A new transatlantic alliance is emerging following Russia’s invasion of Ukraine, but what form will it take once the dust settles?
Putin’s war of aggression against Ukraine has reinvigorated transatlantic cooperation, bringing the United States and its European allies closer together than they have been since the end of the Cold War. A united transatlantic alliance sanctions Russia and supports Ukraine. For Europeans, the US campaign against Russia is not about regime change but about defending a liberal international order.
The power of Russian President Vladimir Putin has been threatened by Ukraine as the latter has democratized and sought closer relations with Europe. However, the invasion of Ukraine does more than violate democracy and human rights: it violates all the principles on which the international order after World War II was formally built. Even illiberal states, notably China, supported these ideals: sovereign equality of states, territorial integrity, and non-interference in internal affairs.
But a lasting return to American global leadership, backed by the transatlantic community in defense of liberal ideals, is by no means certain. Domestic political polarization in the United States is unlikely to recede anytime soon, limiting bipartisan cooperation on foreign policy issues.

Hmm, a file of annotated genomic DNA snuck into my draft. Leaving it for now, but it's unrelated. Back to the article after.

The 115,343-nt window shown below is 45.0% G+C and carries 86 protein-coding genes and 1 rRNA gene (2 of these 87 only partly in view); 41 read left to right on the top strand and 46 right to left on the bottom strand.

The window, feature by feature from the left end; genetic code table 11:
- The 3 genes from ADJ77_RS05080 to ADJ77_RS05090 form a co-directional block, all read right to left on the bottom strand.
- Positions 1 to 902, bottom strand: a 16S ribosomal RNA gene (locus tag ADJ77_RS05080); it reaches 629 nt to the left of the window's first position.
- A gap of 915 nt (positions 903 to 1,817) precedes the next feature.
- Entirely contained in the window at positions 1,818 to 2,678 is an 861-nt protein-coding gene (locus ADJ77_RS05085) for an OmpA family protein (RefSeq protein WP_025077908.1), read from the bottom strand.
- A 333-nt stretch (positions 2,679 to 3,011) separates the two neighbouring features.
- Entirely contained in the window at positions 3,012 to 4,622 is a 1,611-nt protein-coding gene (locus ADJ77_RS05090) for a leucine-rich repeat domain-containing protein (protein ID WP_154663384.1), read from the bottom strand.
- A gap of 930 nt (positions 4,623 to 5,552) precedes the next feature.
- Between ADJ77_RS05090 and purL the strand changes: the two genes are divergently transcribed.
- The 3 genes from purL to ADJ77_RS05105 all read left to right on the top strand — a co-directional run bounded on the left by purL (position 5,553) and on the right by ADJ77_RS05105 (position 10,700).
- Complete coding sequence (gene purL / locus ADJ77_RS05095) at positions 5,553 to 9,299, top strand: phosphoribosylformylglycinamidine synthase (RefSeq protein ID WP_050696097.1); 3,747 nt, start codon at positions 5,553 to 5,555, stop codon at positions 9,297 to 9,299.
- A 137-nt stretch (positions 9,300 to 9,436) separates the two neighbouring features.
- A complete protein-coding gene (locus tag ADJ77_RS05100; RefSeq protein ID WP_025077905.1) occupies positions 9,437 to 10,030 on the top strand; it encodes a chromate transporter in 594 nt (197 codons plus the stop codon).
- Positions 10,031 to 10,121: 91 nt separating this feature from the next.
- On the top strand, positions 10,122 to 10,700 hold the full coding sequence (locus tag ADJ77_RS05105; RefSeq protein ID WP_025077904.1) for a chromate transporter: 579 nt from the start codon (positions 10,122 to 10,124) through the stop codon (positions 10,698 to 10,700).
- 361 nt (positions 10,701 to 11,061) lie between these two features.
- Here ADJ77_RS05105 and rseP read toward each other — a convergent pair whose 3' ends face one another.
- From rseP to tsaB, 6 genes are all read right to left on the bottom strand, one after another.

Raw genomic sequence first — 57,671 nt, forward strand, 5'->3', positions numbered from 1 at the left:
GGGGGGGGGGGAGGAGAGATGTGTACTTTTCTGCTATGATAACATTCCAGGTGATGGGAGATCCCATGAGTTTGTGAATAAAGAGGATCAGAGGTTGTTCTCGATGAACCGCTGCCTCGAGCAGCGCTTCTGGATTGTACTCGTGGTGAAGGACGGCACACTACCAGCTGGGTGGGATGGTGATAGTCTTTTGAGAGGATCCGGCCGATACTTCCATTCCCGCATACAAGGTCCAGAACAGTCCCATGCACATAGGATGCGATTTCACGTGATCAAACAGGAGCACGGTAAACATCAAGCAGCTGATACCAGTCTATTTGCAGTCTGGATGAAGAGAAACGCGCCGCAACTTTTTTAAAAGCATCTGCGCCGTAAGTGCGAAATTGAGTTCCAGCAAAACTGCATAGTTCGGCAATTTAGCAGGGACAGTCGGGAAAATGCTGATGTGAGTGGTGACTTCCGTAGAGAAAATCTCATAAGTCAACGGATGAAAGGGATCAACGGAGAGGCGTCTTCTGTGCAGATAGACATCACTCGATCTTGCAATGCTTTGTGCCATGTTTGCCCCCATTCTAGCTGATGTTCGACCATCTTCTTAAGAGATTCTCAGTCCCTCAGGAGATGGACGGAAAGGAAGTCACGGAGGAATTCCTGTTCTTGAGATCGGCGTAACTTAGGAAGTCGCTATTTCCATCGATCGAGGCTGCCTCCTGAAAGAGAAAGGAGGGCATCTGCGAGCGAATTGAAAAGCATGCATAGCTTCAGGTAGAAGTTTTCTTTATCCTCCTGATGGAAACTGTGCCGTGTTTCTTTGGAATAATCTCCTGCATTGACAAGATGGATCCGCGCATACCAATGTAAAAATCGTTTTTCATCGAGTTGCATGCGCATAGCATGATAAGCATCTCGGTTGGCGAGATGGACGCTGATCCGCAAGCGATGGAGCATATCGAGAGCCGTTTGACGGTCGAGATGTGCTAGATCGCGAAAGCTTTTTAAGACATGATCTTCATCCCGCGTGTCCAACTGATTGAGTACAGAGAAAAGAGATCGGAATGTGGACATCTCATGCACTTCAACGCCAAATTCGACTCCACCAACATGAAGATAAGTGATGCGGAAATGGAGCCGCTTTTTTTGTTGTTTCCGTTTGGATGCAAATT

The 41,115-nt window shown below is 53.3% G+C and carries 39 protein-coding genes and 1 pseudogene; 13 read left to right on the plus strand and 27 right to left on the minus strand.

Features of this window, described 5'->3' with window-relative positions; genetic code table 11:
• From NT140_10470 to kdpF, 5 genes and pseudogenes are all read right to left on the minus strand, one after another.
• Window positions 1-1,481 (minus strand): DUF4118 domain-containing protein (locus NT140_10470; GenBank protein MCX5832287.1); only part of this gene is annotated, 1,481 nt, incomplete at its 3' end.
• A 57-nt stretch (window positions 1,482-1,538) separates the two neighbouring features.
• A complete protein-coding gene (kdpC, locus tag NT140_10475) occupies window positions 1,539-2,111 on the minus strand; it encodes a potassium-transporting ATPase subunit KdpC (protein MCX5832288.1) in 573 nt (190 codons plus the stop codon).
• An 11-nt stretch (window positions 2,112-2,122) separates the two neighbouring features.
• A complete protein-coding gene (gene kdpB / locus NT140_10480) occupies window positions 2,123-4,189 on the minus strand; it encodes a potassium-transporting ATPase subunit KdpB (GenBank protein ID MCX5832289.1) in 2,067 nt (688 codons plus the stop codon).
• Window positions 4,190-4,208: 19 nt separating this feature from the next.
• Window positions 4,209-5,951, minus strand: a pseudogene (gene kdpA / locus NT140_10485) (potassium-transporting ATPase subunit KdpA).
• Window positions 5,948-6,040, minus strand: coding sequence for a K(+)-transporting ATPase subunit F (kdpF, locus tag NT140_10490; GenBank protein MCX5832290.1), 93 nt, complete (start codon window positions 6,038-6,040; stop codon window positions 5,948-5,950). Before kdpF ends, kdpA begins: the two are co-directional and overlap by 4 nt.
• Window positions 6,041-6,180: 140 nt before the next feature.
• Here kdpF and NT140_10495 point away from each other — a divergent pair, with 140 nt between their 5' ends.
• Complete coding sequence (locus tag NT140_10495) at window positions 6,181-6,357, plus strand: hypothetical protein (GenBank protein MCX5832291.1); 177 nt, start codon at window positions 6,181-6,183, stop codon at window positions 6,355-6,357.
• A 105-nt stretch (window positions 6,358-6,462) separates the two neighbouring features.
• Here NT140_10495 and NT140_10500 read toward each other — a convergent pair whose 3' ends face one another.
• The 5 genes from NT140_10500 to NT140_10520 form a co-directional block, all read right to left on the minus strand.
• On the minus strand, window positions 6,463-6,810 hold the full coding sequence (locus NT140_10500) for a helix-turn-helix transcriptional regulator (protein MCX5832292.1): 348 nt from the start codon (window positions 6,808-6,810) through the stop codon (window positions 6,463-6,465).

On the other side of the Atlantic, Europeans continue to show little appetite for global leadership either. They will multiply attempts at transatlantic burden-sharing, particularly vis-à-vis NATO: Germany announcement he would spend an additional 100 billion euros ($104.9 million) on German defense to meet NATO’s 2% target by 2022. Putin’s war of aggression against Ukraine was a reminder to the West how fragile the world order can be. NATO has been recognized as a defense alliance and has welcomed leaves Finland and Sweden, long neutral, to become members.
The EU also has applications welcome from Ukraine, Moldova and Georgia to join the union in order to support their democratization. As one of the largest markets in the world, the EU and its member states hold substantial power to shape and maintain a liberal international order. Yet the EU and its member states have not tried to mobilize their power to share the burden of maintaining a liberal international order or assume a global leadership role.
Europe still seems to lack the political will to engage more actively in the fight against challenges to a liberal international order, with or without the United States. Despite promises to strengthen “European sovereignty” and the aggressiveness of German Chancellor Olaf Scholz “Zeitenwende” (historical turning point), Europeans seem unlikely to take on an increased global leadership role.
As with the US, internal challenges have undermined the EU’s effectiveness on the global stage. The euro crisis, followed by mass migration of Syrians and others fleeing civil wars, persecution and economic collapse, triggered nativist and nationalist responses in Europe.